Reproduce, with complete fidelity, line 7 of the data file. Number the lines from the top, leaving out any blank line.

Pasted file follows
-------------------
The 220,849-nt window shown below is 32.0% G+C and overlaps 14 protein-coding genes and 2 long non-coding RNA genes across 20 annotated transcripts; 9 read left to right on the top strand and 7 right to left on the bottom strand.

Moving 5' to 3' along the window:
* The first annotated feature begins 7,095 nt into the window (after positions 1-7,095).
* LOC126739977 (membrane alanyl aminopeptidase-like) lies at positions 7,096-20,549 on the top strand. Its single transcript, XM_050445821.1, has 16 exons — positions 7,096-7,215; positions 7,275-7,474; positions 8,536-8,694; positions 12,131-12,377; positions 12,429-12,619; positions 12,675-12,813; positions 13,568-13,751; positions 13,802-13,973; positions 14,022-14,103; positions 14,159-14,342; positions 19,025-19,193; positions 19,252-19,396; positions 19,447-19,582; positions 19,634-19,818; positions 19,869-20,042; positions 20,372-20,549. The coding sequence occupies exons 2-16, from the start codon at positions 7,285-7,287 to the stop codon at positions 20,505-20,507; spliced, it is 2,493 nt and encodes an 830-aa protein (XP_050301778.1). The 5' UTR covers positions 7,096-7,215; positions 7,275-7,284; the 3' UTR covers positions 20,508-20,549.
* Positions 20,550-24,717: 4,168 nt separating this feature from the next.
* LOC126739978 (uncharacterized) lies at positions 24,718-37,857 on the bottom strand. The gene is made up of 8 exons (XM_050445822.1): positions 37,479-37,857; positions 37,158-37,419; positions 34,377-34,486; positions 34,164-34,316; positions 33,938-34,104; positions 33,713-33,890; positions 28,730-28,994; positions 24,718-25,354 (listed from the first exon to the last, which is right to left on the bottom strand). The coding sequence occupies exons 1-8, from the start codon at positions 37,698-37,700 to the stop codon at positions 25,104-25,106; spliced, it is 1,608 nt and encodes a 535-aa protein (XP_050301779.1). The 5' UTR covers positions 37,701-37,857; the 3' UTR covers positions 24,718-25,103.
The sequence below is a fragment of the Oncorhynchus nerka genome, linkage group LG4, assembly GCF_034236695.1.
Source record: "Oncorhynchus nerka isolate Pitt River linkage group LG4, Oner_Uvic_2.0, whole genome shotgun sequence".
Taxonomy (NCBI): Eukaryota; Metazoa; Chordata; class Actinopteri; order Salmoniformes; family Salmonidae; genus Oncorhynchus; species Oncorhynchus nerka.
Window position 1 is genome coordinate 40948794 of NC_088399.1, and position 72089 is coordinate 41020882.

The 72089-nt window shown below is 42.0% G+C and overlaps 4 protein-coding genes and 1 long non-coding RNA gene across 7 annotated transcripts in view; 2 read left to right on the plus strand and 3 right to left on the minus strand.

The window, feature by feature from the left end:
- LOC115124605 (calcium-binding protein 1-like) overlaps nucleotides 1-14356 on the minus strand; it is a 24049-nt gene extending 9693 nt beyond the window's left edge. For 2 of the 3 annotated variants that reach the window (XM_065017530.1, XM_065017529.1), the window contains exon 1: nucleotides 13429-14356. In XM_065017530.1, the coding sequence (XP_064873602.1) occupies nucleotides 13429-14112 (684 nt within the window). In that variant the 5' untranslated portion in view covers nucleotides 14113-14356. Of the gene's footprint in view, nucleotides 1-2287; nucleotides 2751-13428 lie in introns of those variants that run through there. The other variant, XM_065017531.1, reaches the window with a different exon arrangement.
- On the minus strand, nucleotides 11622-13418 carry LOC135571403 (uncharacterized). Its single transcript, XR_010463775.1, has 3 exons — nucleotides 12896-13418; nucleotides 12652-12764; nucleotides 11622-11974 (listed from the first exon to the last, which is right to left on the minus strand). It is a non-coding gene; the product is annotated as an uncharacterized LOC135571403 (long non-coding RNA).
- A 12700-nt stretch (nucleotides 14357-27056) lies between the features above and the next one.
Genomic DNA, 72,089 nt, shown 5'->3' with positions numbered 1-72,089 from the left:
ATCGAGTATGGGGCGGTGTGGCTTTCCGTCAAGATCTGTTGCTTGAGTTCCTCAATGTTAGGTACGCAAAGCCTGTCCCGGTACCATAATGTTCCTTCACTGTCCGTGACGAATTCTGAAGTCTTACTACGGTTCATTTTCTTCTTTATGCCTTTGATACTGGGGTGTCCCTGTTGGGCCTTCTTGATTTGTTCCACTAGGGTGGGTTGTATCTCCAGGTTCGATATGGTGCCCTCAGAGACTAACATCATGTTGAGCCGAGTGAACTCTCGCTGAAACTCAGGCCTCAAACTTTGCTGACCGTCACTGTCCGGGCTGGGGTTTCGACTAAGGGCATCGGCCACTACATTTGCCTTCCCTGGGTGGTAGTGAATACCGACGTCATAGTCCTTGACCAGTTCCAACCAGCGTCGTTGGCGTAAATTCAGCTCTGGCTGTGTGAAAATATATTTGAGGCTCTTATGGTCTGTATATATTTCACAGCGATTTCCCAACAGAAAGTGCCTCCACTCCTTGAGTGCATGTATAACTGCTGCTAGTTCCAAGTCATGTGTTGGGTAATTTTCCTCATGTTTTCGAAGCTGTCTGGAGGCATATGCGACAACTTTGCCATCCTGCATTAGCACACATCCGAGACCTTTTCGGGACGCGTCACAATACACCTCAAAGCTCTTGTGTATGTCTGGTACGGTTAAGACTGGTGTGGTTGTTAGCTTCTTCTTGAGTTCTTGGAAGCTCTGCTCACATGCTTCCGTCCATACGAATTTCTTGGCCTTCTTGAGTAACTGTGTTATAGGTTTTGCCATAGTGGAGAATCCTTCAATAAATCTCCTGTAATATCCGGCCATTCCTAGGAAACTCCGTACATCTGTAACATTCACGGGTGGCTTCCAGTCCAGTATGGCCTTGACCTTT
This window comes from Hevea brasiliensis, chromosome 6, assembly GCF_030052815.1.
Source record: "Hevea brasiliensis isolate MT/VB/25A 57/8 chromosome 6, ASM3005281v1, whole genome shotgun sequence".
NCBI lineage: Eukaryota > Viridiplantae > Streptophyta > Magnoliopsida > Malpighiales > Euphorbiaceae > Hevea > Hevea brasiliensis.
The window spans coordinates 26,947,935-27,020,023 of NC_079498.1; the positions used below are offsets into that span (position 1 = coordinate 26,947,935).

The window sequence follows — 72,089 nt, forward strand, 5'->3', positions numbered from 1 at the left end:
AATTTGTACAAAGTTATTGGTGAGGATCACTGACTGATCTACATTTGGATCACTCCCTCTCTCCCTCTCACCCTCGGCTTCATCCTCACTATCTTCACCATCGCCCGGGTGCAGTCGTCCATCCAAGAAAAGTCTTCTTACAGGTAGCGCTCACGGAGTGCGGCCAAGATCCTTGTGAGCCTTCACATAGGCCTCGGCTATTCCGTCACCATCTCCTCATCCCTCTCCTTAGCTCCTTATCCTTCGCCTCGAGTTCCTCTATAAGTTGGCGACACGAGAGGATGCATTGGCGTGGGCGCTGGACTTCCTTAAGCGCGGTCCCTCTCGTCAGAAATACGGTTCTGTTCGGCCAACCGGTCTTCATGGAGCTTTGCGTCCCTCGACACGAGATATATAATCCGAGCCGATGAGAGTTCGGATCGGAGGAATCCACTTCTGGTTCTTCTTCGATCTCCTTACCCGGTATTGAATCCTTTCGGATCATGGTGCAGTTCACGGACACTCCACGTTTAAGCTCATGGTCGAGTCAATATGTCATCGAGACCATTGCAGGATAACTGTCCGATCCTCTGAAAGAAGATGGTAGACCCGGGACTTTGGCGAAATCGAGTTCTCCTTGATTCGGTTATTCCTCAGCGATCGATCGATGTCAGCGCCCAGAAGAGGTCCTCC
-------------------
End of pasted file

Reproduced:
The sequence below is a fragment of the Oncorhynchus nerka genome, linkage group LG4, assembly GCF_034236695.1.